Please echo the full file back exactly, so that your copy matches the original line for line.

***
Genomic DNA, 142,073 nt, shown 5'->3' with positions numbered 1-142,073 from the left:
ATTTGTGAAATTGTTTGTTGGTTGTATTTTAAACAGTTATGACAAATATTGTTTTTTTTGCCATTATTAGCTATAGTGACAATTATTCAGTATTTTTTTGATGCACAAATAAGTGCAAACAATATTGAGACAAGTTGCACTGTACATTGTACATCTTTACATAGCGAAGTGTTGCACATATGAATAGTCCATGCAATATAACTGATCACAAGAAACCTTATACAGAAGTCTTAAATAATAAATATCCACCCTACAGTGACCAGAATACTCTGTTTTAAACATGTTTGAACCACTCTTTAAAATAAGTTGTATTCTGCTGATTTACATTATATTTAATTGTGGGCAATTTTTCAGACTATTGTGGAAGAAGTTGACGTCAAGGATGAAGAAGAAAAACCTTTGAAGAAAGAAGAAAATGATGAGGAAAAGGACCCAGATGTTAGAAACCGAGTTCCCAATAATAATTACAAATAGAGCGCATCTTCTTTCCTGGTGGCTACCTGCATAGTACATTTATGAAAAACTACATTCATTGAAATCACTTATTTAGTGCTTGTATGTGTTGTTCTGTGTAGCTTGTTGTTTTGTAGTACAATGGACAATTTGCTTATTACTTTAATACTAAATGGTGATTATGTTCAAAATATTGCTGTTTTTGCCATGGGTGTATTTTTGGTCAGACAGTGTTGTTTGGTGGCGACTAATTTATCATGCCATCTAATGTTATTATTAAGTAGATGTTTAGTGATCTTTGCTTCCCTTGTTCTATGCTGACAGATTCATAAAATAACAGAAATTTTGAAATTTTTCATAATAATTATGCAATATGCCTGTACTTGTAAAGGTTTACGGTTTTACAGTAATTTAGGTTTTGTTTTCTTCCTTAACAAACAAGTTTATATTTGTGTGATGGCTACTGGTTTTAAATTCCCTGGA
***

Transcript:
Genomic DNA, 142,073 nt, shown 5'->3' with positions numbered 1-142,073 from the left:
ATTTGTGAAATTGTTTGTTGGTTGTATTTTAAACAGTTATGACAAATATTGTTTTTTTTGCCATTATTAGCTATAGTGACAATTATTCAGTATTTTTTTGATGCACAAATAAGTGCAAACAATATTGAGACAAGTTGCACTGTACATTGTACATCTTTACATAGCGAAGTGTTGCACATATGAATAGTCCATGCAATATAACTGATCACAAGAAACCTTATACAGAAGTCTTAAATAATAAATATCCACCCTACAGTGACCAGAATACTCTGTTTTAAACATGTTTGAACCACTCTTTAAAATAAGTTGTATTCTGCTGATTTACATTATATTTAATTGTGGGCAATTTTTCAGACTATTGTGGAAGAAGTTGACGTCAAGGATGAAGAAGAAAAACCTTTGAAGAAAGAAGAAAATGATGAGGAAAAGGACCCAGATGTTAGAAACCGAGTTCCCAATAATAATTACAAATAGAGCGCATCTTCTTTCCTGGTGGCTACCTGCATAGTACATTTATGAAAAACTACATTCATTGAAATCACTTATTTAGTGCTTGTATGTGTTGTTCTGTGTAGCTTGTTGTTTTGTAGTACAATGGACAATTTGCTTATTACTTTAATACTAAATGGTGATTATGTTCAAAATATTGCTGTTTTTGCCATGGGTGTATTTTTGGTCAGACAGTGTTGTTTGGTGGCGACTAATTTATCATGCCATCTAATGTTATTATTAAGTAGATGTTTAGTGATCTTTGCTTCCCTTGTTCTATGCTGACAGATTCATAAAATAACAGAAATTTTGAAATTTTTCATAATAATTATGCAATATGCCTGTACTTGTAAAGGTTTACGGTTTTACAGTAATTTAGGTTTTGTTTTCTTCCTTAACAAACAAGTTTATATTTGTGTGATGGCTACTGGTTTTAAATTCCCTGGA